## 1.3.1.2. Creating arrays¶

### Manual construction of arrays¶

• 1-D:

```>>> a = np.array([0, 1, 2, 3])
>>> a
array([0, 1, 2, 3])
>>> a.ndim
1
>>> a.shape
(4,)
>>> len(a)
4
```
• 2-D, 3-D, …:

```>>> b = np.array([[0, 1, 2], [3, 4, 5]])    # 2 x 3 array
>>> b
array([[0, 1, 2],
[3, 4, 5]])
>>> b.ndim
2
>>> b.shape
(2, 3)
>>> len(b)     # returns the size of the first dimension
2

>>> c = np.array([[[1], [2]], [[3], [4]]])
>>> c
array([[[1],
[2]],

[[3],
[4]]])
>>> c.shape
(2, 2, 1)
```

### Functions for creating arrays¶

Tip

In practice, we rarely enter items one by one…

• Evenly spaced:

```>>> a = np.arange(10) # 0 .. n-1  (!)
>>> a
array([0, 1, 2, 3, 4, 5, 6, 7, 8, 9])
>>> b = np.arange(1, 9, 2) # start, end (exclusive), step
>>> b
array([1, 3, 5, 7])
```
• or by number of points:

```>>> c = np.linspace(0, 1, 6)   # start, end, num-points
>>> c
array([0. ,  0.2,  0.4,  0.6,  0.8,  1. ])
>>> d = np.linspace(0, 1, 5, endpoint=False)
>>> d
array([0. ,  0.2,  0.4,  0.6,  0.8])
```
• Common arrays:

```>>> a = np.ones((3, 3))  # reminder: (3, 3) is a tuple
>>> a
array([[1.,  1.,  1.],
[1.,  1.,  1.],
[1.,  1.,  1.]])
>>> b = np.zeros((2, 2))
>>> b
array([[0.,  0.],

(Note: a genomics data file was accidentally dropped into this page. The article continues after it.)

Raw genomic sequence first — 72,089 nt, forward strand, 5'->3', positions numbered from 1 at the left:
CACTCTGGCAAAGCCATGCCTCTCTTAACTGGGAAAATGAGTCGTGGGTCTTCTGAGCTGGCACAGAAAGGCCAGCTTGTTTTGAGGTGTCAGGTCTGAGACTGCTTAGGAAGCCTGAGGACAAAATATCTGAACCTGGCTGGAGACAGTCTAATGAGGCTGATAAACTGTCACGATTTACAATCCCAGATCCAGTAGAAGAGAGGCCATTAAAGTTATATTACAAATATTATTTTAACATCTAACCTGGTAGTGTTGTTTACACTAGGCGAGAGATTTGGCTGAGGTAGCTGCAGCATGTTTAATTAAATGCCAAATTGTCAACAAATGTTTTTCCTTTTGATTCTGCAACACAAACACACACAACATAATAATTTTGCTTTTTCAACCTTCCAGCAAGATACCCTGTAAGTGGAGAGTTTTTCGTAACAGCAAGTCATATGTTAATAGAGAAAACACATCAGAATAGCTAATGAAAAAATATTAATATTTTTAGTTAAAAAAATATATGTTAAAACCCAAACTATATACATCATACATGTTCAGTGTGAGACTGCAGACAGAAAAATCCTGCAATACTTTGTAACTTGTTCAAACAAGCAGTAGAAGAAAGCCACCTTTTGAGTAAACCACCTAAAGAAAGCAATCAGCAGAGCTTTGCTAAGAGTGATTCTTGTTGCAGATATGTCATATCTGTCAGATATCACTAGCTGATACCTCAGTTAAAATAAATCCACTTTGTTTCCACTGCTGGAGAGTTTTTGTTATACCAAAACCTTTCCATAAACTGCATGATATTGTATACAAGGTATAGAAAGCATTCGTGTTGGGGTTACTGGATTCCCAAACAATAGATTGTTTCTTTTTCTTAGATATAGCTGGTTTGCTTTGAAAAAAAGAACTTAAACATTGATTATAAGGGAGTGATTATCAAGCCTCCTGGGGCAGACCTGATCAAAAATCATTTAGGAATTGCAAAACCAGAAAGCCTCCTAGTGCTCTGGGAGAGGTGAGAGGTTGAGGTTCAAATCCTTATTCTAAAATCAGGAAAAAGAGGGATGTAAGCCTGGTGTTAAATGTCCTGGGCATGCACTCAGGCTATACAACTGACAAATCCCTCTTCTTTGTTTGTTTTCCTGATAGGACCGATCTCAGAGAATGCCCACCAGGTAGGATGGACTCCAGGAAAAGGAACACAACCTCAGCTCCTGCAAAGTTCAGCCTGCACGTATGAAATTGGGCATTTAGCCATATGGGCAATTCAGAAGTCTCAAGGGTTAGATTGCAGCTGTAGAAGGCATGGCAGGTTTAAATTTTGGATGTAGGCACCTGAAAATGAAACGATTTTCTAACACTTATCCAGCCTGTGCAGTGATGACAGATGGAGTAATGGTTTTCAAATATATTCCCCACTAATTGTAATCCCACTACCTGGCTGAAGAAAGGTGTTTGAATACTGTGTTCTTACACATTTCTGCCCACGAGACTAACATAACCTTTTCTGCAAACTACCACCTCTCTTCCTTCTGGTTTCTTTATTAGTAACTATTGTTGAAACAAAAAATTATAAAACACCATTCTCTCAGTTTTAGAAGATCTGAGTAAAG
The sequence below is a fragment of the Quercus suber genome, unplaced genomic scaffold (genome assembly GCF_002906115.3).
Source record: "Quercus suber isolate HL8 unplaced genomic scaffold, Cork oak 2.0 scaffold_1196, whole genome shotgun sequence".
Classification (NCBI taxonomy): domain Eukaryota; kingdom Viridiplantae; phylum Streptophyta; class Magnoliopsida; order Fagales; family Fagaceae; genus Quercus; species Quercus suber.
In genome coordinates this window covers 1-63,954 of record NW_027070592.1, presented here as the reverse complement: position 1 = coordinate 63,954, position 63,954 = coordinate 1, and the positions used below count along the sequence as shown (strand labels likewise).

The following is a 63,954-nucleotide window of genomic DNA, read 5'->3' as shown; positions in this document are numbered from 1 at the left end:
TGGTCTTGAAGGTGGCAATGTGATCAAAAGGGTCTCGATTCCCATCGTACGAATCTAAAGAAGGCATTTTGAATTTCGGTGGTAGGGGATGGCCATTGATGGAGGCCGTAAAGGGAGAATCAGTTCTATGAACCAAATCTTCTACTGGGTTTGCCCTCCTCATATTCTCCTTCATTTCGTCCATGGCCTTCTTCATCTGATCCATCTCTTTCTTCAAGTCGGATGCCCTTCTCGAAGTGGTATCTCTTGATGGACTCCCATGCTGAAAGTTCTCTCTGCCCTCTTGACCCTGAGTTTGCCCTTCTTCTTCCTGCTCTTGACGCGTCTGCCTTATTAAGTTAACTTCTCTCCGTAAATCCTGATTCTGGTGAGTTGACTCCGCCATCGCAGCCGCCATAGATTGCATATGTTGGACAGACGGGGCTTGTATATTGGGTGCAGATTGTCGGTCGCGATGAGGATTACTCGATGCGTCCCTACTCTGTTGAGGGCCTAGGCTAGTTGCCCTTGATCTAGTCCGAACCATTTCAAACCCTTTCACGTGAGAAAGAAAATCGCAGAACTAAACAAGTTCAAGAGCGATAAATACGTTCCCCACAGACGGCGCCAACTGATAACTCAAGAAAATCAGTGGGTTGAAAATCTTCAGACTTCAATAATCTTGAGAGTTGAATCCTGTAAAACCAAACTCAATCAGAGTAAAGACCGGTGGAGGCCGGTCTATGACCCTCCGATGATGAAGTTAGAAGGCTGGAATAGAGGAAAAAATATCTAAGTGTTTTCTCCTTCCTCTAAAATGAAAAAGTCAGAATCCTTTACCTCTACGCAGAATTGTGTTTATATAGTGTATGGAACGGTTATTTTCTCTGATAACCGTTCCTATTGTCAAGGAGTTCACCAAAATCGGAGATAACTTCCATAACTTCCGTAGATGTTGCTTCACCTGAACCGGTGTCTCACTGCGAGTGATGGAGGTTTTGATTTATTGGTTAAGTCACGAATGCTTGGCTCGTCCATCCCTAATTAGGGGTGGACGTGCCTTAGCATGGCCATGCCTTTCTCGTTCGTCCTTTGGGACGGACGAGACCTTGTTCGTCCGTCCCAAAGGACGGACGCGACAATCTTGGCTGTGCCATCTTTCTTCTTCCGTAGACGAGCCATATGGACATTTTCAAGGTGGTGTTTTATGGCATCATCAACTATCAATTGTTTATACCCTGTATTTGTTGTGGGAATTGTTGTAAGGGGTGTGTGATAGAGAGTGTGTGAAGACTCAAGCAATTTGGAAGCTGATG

[0.,  0.]])
>>> c = np.eye(3)
>>> c
array([[1.,  0.,  0.],
[0.,  1.,  0.],
[0.,  0.,  1.]])
>>> d = np.diag(np.array([1, 2, 3, 4]))
>>> d
array([[1, 0, 0, 0],
[0, 2, 0, 0],
[0, 0, 3, 0],
[0, 0, 0, 4]])
```
• `np.random`: random numbers (Mersenne Twister PRNG):

```>>> rng = np.random.default_rng(27446968)
>>> a = rng.random(4)       # uniform in [0, 1]
>>> a
array([0.64613018, 0.48984931, 0.50851229, 0.22563948])

>>> b = rng.standard_normal(4)      # Gaussian
>>> b
array([-0.38250769, -0.61536465,  0.98131732,  0.59353096])
```

## 1.3.1.3. Basic data types¶

You may have noticed that, in some instances, array elements are displayed with a trailing dot (e.g. `2.` vs `2`). This is due to a difference in the data-type used:

```>>> a = np.array([1, 2, 3])
>>> a.dtype
dtype('int64')

>>> b = np.array([1., 2., 3.])
>>> b.dtype
dtype('float64')
```

Tip

Different data-types allow us to store data more compactly in memory, but most of the time we simply work with floating point numbers. Note that, in the example above, NumPy auto-detects the data-type from the input.

You can explicitly specify which data-type you want:

```>>> c = np.array([1, 2, 3], dtype=float)
>>> c.dtype
dtype('float64')
```

The default data type is floating point:

```>>> a = np.ones((3, 3))
>>> a.dtype
dtype('float64')
```

There are also other types:

Complex:
```>>> d = np.array([1+2j, 3+4j, 5+6*1j])
>>> d.dtype
dtype('complex128')
```
Bool:
```>>> e = np.array([True, False, False, True])
>>> e.dtype
dtype('bool')
```
Strings:
```>>> f = np.array(['Bonjour', 'Hello', 'Hallo'])
>>> f.dtype     # <--- strings containing max. 7 letters
dtype('<U7')
```
Much more:
• `int32`

• `int64`

• `uint32`

• `uint64`

## 1.3.1.4. Basic visualization¶